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Service Day Draws Nearly 500 Volunteers

Northwestern students give back to organizations in Evanston and Chicago

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May 30, 2013 | by Stephen Anzaldi
NU Gives BackNU Gives BackNU Gives BackNU Gives Back
Northwestern students volunteer at the Evanston Ecology Center. Photos by Rafi Letzter
Northwestern students volunteer at the Evanston Ecology Center. Photos by Rafi Letzter
Northwestern students volunteer at the Evanston Public Library. Photos by Rafi Letzter
Northwestern students volunteer at the Evanston Public Library. Photos by Rafi Letzter

EVANSTON, Ill. --- Nearly 500 Northwestern students, along with some faculty and staff, rolled up their sleeves and got to work May 25 during NU Gives Back, the University’s third annual service day.

Volunteers fanned out to more than 25 sites in Evanston and Chicago, including the Evanston lighthouse, Mather Pavilion, Evanston Public Library, Family Focus and the Special Olympics.

“Each year, the number of sites, participants and support grows,” said senior Rebecca Rego, co-president of NU Gives Back. “And each year we touch more people, ask more questions and come back to campus with a better idea about what this community really is.”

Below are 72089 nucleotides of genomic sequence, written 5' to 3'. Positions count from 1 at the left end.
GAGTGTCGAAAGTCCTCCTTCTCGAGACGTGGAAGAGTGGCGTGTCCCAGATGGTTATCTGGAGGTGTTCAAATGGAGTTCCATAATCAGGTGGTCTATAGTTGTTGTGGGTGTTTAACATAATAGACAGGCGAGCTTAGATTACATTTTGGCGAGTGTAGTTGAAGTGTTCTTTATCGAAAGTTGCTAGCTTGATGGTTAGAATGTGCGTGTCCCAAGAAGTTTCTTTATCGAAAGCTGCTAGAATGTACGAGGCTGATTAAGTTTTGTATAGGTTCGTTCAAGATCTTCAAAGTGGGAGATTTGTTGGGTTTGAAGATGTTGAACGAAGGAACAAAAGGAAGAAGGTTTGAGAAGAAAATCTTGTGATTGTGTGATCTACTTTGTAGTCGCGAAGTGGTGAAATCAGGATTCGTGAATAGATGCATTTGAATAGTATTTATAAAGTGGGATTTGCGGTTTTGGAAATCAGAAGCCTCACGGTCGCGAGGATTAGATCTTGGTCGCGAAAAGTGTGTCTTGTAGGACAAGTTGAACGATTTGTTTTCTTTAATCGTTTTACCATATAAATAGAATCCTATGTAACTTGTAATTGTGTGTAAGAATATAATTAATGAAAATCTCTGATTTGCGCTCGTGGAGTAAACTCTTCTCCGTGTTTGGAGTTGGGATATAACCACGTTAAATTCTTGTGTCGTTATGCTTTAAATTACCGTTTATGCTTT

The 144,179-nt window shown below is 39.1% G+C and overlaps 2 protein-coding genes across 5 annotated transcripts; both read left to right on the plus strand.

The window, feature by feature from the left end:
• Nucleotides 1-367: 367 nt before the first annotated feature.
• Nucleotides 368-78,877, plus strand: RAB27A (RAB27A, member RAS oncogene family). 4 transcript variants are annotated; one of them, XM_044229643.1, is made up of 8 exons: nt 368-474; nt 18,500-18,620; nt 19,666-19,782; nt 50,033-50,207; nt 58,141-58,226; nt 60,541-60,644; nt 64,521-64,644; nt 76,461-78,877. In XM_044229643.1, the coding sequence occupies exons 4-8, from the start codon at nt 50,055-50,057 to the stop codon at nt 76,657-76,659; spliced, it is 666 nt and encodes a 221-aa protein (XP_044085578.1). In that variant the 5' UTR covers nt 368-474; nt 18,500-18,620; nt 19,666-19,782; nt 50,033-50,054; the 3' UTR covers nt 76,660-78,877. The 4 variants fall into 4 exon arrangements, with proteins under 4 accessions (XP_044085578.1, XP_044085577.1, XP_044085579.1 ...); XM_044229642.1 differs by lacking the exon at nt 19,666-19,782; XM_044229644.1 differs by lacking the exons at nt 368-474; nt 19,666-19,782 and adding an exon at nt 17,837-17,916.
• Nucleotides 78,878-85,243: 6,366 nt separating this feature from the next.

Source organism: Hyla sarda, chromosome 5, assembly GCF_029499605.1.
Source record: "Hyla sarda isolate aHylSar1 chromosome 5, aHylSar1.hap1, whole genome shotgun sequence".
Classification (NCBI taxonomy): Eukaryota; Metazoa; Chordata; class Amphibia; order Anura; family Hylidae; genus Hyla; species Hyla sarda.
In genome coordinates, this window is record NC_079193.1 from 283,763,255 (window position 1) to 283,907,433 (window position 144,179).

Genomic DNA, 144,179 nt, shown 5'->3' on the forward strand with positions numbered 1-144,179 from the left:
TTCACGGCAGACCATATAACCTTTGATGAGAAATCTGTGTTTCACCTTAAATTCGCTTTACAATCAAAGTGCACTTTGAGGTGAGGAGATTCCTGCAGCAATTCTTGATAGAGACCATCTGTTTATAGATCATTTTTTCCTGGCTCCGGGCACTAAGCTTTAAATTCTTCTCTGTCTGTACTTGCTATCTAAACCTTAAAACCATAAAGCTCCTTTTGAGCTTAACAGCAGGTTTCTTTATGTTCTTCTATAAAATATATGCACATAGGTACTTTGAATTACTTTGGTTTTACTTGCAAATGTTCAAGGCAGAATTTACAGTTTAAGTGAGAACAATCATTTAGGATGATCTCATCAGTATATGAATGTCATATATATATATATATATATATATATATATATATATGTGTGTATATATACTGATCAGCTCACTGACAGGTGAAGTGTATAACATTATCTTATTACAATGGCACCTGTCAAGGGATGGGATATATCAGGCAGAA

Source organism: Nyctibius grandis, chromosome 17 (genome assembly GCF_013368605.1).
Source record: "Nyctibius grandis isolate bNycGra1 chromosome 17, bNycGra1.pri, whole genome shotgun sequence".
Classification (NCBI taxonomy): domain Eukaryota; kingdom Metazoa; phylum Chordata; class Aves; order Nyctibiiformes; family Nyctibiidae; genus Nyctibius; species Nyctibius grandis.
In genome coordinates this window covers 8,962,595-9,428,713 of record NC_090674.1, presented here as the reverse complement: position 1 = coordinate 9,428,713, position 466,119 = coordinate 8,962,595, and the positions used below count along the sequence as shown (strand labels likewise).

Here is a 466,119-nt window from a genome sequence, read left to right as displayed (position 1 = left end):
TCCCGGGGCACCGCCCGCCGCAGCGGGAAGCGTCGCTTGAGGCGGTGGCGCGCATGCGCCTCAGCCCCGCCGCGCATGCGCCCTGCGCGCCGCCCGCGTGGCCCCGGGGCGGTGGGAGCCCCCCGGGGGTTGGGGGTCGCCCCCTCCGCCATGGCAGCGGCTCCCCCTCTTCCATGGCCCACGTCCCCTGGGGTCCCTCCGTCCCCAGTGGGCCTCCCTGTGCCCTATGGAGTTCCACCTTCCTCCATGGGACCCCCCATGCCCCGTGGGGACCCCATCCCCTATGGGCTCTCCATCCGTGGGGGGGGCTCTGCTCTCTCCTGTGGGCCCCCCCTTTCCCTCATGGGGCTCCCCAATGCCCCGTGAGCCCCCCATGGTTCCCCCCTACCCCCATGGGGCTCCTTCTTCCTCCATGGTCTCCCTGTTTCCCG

So much for the common refrain: “Kids today are selfish.” Volunteers increased by more than 100 over last year’s event.

“No one does a day of community service for their resume,” said senior David Chase, the event’s other co-president. “This is purely an opportunity to give back to the place we call home while we’re at Northwestern.”

Becoming a new campus tradition, NU Gives Back supports and closely parallels important goals outlined in the University’s strategic plan. The service day helps connect the campus community through shared experience and reflects engagement with the world by expanding relationships with community organizations.

Chase sent the army of volunteers to work with a reflection on the day’s meaning.

“Today may be the impetus for some of you to pursue lifelong service,” he said. “Today may be the day you think more deeply about parts of Evanston you never explored. Or for some of you the day may be devoid of life-altering meaning.

“But I know for a fact that today we’ll relieve some full-time volunteers and employees at these sites of hundreds of work hours,” he said. “We’ll make children of Family Focus and the Special Olympics smile. And that’s a powerful impact.”

Chase and Rego agree that the challenges of raising funds and generating campus awareness were well worth their efforts, and they feel good about paving the way for next year’s leaders.